MIDORI: VIOLINIST AT THE CROSSROADS midori violinist, 30, AT THE CROSSROADS By Paul Hertelendy artssf.com, the independent observer of San Francisco Bay Area music Week of Jan. 2027, 2002 4, No. 54 BERKELEY-I do not believe that Midori is slipping. http://www.artssf.com/midori0454.html
Extractions: She is clearly at a crossroads, having to decide whether she's going up or down, having to see how she can broaden her horizons, having to weigh her many options. Will she tackle other musics, like clarinetist Richard Stoltzman and cellist Yo-Yo Ma? Will she even take on some living composers in her repertoire? Twenty years after her concert debut, she is a different figure: Then, the Osaka-born child came on with cherubic cuteness, producing tones of cherubic purity and lyricism-the result of starting "fiddling around" at the prococious age of 2. Today she is 30, very much at home in America, wearing bell-bottom white pants, unafraid to produce some coarser tones for strong effect.
J Henry Fair's Musician List Mercurio, Steve conductor. midori violinist. Neubauer, Paul violist. ORiley, Chris pianist http://www.jhenryfair.com/stock/mus-list.html
Midori midori violinist Born 1971 Birthplace Osaka, Japan. Midori's mother,Setsu Goto, began teaching her daughter the violin at age three. http://www.infoplease.com/cgi-bin/id/A0880664.html
Creative Loafing Atlanta | ARTS | ARTS AGENDA midori violinist Midori performs in concert with guest pianist Robert McDonald.Robert Ferst Center for the Arts, Georgia Tech, 349 Ferst Drive. Dec. http://atlanta.creativeloafing.com/2000-12-09/arts_agenda.html
Extractions: AN EVENING OF DELIGHT The Spelman College Children's Dance Theatre presents the holiday show, featuring pieces in ballet, modern, jazz, tap and African dance mixed with acting, singing and storytelling. Clark Atlanta University Student Center, 223 James P. Brawley Drive. Dec. 9. 7 p.m. $25 w/ dinner. 404-223-7597. ATLANTA BALLET'S NUTCRACKER A holiday tradition with new surprises, the Atlanta Ballet performs the dance classic choreographed by John McFall. The production brings 19th-century Russia to the stage. The Fox Theatre, 660 Peachtree St. Dec. 1-24. Thurs.-Fri. 8 p.m., Sat. 2 and 8 p.m., Sun. 2 and 7 p.m., Dec. 13, 19 and 20 at 8 p.m., Dec. 24 at 2 p.m. only. $20-$50. 404-817-8700. THE GIFT Praise in Motion, a Christian dance company, presents the holiday dance classic about the birth of Jesus and his foretold return. Southern Polytechnic State University, 1100 S. Marietta Parkway, Marietta. Dec. 9-10. Sat. 2:30 and 7:30 p.m., Sun. 2:30 p.m. 770-381-5787. THE NUTCRACKER The In-town Ballet presents excerpts from the holiday dance classic in a free performance. Northeast In-town YWCA, 957 Highland Ave. Dec. 9. 4 p.m. 404-733-6806.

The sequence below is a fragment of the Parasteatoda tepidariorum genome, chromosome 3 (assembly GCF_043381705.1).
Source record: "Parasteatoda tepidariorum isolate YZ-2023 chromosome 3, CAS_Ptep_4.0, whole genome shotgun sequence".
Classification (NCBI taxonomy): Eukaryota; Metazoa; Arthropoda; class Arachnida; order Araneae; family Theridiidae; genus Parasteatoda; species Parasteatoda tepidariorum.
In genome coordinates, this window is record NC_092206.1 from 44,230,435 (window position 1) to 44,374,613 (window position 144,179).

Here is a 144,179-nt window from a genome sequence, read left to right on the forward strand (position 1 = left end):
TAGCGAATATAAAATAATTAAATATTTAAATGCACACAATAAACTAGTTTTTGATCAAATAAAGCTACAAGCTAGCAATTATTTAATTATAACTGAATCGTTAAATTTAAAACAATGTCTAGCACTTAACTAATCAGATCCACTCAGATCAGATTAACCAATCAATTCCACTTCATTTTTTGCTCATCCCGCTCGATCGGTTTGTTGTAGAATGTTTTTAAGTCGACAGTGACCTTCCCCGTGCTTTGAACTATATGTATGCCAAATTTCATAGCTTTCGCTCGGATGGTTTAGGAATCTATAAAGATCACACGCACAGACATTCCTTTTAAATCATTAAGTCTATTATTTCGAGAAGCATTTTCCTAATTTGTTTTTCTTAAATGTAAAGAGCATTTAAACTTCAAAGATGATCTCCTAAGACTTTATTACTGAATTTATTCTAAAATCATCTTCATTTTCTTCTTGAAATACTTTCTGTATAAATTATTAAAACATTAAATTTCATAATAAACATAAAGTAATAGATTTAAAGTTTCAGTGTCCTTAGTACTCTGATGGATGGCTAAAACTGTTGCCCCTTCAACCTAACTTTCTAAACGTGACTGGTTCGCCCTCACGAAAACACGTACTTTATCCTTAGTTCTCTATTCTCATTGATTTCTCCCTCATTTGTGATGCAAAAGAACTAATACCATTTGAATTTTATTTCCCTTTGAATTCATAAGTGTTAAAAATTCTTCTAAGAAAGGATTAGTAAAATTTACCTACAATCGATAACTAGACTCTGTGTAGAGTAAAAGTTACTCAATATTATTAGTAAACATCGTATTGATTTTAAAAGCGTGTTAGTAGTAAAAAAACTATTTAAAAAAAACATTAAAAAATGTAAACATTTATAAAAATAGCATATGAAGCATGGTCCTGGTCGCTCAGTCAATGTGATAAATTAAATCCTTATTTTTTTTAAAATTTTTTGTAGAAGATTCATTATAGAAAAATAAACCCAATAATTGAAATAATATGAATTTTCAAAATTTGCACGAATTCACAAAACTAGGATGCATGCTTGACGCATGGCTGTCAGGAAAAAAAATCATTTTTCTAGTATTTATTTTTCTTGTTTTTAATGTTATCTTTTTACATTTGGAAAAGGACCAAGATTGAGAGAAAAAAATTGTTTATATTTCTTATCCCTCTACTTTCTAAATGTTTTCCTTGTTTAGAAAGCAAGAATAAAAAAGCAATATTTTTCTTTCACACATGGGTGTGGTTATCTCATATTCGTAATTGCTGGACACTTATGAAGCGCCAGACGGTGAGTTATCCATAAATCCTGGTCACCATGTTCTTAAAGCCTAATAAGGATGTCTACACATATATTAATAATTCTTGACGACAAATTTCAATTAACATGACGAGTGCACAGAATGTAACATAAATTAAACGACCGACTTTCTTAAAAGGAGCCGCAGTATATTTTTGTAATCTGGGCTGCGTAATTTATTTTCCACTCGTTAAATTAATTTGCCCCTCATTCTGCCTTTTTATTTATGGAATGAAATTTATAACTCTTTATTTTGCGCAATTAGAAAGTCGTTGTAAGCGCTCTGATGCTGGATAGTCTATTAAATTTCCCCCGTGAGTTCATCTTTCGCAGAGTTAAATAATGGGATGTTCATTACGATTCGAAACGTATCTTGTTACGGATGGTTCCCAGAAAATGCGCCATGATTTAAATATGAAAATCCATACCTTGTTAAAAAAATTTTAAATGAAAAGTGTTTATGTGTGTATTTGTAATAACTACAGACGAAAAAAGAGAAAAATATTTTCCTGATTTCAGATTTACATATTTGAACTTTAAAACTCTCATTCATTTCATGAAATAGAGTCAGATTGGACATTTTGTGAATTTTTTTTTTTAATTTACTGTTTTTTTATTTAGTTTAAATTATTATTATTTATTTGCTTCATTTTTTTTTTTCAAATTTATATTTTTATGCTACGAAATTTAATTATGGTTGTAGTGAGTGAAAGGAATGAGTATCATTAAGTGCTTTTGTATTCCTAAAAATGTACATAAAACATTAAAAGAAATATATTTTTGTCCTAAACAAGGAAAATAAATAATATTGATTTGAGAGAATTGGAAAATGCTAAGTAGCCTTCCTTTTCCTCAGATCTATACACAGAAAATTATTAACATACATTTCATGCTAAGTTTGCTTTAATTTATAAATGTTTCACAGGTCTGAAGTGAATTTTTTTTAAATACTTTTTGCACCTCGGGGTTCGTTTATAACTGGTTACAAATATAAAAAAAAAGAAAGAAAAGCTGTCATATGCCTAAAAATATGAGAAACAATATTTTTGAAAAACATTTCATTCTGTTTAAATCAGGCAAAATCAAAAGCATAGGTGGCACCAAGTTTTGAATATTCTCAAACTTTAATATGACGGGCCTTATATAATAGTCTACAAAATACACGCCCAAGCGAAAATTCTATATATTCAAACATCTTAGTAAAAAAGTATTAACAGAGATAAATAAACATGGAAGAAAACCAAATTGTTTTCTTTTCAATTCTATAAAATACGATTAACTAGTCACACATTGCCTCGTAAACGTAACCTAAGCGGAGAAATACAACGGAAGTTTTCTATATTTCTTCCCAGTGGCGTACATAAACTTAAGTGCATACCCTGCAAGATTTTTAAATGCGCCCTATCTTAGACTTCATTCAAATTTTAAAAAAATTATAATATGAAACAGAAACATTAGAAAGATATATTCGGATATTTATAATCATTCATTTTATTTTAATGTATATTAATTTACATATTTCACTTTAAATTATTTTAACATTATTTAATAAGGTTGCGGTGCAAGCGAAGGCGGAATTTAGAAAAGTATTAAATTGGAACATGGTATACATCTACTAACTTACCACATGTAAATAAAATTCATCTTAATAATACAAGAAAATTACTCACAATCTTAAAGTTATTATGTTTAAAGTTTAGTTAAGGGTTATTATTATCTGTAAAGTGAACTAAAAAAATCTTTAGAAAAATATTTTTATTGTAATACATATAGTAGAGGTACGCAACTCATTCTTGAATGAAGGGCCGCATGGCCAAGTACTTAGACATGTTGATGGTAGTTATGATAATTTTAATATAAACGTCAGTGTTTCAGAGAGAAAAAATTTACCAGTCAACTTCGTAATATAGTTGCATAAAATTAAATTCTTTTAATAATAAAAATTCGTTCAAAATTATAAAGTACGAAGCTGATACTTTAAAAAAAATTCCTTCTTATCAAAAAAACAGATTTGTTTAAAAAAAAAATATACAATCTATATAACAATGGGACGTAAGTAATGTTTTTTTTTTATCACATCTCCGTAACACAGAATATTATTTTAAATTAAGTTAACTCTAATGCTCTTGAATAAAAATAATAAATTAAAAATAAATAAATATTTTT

AsianWeek midori violinist Midori will perform in concert with pianist Robert McDonaldas part of the San Francisco Performances Series. Monday, 8 pm $15$55. http://www.asianweek.com/111298/calendar.html
Extractions: November 12 - 18, 1998 Northern California Fine Arts Held and Let Go This exhibit, based on the double-edged theme of holding and letting go, presents a diverse group of contemporary works in basketry, textile, sculpture, wood, paint and video. Opens Nov. 21. Ongoing. (CCAC Oakland Campus, Oliver Art Center, Oakland. 510-594-3650.) Hokusai Woodblock prints by the Japanese master. Through Wednesday. (Asian Art Museum, Golden Gate Park, San Francisco. 415-379-8800.) Honoring The works of mixed media artist Flo Oy Wong, which focus on family stories and the Chinese American experience, are on display. Through Dec. 13. (Creative Arts Center Gallery, 550 E. Remington, Sunnyvale. 408-730-7731.) Indian Art The museum exhibits its new acquisitions, including sculpture, decorative arts and miniature painting. Ongoing. (Asian Art Museum, Golden Gate Park, San Francisco. 415-379-8800.) Through Dust and Ruins The China-focused works, of Bay Area photographer Tsung Woo Han, are on display in an exhibit of 35 color photographs. Ongoing. (Chinese Cultural Center of San Francisco. 415-986-1822.)